An Overview of Using Makeblock in Arduino Programming2 years ago by Mark Hughes
Makeblock allows young inventors to have early success in electronics through intuitive color-coded connections and an easy-to-use programming interface.
This is an overview of how to use Makeblock's Arduino-based boards, sensors, and Scratch-based graphical programming environment. This article features miniature projects on how to measure distance ultrasonically and how to build an XY plotter.
Getting Started with Makeblock ME Orion
To follow along with this tutorial, you'll need to purchase a Makeblock Me Orion (based on an Arduino Uno) or the Me Uno Shield which will plug into the headers of an Arduino Uno board that you supply. Additionally, you will need compatible sensors and a way to program the boards. Makeblock ME is unique among Arduino clones and accessories due to its easy-to-use plug and RJ25 jack connection system.
Makeblock also makes MegaPi, a shield for the Raspberry Pi that allows users to control four stepper motors to create their own 4-axis CNC machinery. Take a look at some of the creations made with the MegaPi here.
The Makeblock Orion (left) and the Me UNO Shield. Image courtesy of Makeblock.
Both the Makeblock Orion board and the Makeblock Orion Shield are populated with RJ25 jacks. The colors of the stickers on top of each jack indicate which electronics modules can be connected to the board at that location. An electronic module with a yellow sticker can connect to the board at a port with a yellow sticker (for example, port 4 on both boards) and a motor module with a red sticker can connect to the board at a port with a red sticker (for example, port 2 on both boards).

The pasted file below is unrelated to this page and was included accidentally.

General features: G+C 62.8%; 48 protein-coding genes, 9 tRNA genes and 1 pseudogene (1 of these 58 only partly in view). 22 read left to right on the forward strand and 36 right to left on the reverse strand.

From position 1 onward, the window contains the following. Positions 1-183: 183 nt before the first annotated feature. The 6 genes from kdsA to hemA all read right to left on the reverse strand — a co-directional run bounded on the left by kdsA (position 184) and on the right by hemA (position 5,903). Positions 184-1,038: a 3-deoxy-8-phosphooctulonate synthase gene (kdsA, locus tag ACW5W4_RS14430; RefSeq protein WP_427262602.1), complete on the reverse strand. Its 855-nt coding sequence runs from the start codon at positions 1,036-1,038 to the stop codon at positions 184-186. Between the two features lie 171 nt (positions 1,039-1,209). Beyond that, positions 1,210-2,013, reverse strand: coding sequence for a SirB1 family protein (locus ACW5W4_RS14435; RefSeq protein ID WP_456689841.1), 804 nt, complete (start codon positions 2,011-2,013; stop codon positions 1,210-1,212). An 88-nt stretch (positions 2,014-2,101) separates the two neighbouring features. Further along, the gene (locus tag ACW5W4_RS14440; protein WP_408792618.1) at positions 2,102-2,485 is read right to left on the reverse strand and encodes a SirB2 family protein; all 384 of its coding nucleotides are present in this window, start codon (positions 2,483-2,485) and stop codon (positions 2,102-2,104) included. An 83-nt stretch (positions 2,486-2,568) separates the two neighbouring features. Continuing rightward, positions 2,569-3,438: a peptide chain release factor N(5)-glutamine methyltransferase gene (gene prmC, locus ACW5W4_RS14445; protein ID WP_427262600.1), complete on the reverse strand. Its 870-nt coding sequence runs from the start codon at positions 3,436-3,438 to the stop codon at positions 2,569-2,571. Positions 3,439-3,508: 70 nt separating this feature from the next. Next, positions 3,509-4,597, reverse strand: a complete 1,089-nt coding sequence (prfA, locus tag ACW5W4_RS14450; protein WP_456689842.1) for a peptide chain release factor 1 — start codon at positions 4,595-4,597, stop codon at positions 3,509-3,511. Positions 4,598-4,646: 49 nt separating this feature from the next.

The hardware's intuitive connection system, combined with a custom Scratch programming environment, makes it a wonderful system to introduce children and novices to the fields of robotics and computer science.
|Makeblock Orion||$30||User Guide|
|Arduino IDE 1.0.6 (53 MB)||Installer | Download Page||Installer||32 bit | 64 bit|
|mBlock (117 MB), optional||3.3.8||Mac|
|ArduBlock (3.43 MB)|
The Makeblock Orion can be programmed through iOS apps, mBlock, or the Arduino IDE (with or without the customized ArduBlock Scratch add-in). For this example, intended to minimize download size, install Arduino IDE 1.0.6, Arduino Drivers if necessary, and ArduBlock.
Scratch is a visual programming language that allows inexperienced programmers to create functional programs out of building blocks that are combined with snap action. ArduBlock is a Scratch-based GUI that functions as an extension of the Arduino IDE; it is not a separate program.
Each block in ArduBlock creates an Arduino compatible code-snippet. Once the program in Scratch is complete, the Arduino IDE is populated with those code snippets to form a complete Arduino program that is equivalent to the diagram created in ArduBlock.
Creating a working program begins by connecting electronic modules with the Makeblock Orion via RJ25 jacks and cables. Then programs are created using ArduBlock and uploaded to the Makeblock Orion.
Image courtesy of Makeblock.
Example Project — Ultrasonic Distance Measurement in 5 Minutes
|Part Required||Cost||More Information|
|Me 7-Segment Display||$8||Datasheet|
|Ultrasonic Distance Monitor||$20||Datasheet|
Here's how you can use a Makeblock Orion and an ultrasonic distance monitor to measure distance with ultrasonic sound waves.